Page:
I think maybe the first criteria for attaining the coveted Most Improved Shooter award is to start out with a score in the basement like mine was.
The next step is to care about improving that low score.
Of course, I neglected this second step and apathetically made my way through match after match, not really noticing how much my scores were improving. So, needless to say, I was shocked to receive the MIS award in the .22 league. I tend to be one of the casual shooters who joined the league to have fun and let the scores take a back seat to being involved with a really great group of people. I always get a lot of encouragement from other shooters, both from ones who have scores like mine and those who always see their names at the top, approaching ever closer to the elusive 900.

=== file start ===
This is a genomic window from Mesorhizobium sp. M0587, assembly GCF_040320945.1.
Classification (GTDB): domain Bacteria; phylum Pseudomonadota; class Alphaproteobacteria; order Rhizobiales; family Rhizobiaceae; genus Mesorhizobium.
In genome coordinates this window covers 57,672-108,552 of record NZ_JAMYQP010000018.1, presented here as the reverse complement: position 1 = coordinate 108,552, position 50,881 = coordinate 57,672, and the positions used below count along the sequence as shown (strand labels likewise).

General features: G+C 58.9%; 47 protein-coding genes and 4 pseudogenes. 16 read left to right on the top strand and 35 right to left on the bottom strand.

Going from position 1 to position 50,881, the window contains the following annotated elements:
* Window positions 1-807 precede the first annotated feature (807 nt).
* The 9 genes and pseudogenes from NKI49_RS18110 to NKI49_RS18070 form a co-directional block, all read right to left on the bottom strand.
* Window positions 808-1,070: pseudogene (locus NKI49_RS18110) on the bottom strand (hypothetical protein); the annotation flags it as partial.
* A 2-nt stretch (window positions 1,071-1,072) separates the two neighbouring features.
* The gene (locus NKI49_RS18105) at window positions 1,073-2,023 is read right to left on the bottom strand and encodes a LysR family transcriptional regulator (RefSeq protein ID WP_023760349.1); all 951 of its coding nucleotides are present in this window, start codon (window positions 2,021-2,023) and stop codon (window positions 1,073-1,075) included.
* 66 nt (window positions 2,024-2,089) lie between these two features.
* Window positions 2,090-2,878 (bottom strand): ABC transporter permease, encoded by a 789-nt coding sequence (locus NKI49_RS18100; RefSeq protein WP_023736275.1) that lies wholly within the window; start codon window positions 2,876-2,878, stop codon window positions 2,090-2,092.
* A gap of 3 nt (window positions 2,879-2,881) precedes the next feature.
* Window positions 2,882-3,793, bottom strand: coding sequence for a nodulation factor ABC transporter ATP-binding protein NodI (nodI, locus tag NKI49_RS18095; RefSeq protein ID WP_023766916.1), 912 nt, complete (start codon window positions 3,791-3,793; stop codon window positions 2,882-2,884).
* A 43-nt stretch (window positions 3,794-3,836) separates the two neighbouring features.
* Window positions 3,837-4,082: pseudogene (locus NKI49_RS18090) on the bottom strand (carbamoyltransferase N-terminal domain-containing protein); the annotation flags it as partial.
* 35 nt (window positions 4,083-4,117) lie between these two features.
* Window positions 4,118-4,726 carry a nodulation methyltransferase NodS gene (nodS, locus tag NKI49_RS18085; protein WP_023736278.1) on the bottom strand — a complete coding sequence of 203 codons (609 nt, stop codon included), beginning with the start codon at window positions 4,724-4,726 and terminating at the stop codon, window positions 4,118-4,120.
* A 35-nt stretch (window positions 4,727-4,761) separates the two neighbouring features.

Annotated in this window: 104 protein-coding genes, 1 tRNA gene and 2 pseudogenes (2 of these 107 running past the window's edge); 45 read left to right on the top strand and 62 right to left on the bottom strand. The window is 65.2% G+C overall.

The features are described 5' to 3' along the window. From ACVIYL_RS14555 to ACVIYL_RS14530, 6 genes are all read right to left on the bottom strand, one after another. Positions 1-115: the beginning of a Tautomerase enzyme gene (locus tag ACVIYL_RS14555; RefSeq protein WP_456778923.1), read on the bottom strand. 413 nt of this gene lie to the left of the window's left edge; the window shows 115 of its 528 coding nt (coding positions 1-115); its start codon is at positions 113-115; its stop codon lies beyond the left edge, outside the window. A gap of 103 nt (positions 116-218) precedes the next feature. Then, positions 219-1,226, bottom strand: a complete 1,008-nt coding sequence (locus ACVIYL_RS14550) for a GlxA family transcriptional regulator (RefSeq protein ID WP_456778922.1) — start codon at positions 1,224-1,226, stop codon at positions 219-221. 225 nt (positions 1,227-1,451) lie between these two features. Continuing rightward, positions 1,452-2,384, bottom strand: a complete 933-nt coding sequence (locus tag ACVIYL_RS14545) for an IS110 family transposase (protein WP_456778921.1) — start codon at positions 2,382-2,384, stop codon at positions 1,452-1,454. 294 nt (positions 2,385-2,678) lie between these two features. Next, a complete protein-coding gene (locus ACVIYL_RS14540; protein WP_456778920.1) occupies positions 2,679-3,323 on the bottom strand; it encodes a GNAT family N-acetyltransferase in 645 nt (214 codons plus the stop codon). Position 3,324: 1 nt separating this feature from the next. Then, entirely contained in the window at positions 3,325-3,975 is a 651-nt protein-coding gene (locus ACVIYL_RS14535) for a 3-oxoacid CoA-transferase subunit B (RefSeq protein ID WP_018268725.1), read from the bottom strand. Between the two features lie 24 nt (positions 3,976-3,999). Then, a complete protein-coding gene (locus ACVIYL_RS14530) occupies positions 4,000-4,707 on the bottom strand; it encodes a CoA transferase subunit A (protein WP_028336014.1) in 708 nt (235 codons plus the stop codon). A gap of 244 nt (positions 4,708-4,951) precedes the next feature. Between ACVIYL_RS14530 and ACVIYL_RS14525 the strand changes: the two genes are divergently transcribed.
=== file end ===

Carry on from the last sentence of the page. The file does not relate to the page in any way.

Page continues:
Most league shooters are more intent on their scores than I am. Then again, some shooters are really relaxed about scores, like me. The great thing about these leagues is that there are shooters of both types. No matter the skill level or intensity of the shooters, one thing is a constant--everyone encourages each other. In the end, that’s the most important aspect of this game called bull’s eye pistol shooting. So, come on, join a league! You’ll be glad you did.
Joyce Bateman was a regular shooter at the Alaska Department of Fish & Game Hunter Education Indoor Shooting Range in Fairbanks, Alaska, for many years until she moved to Montana in 2011. Bateman's enthusiam and great attitude were always noticeable and her shooting improved tremendously since she began shooting. Bateman volunteered as the recording secretary for the AIM-COMM board of directors and also as the league council secretary and was always offering to help with other events and programs at the range. Bateman was nominated for range volunteer of the year (VOTY) for 2011. Thank you, Joyce, for all your contributions!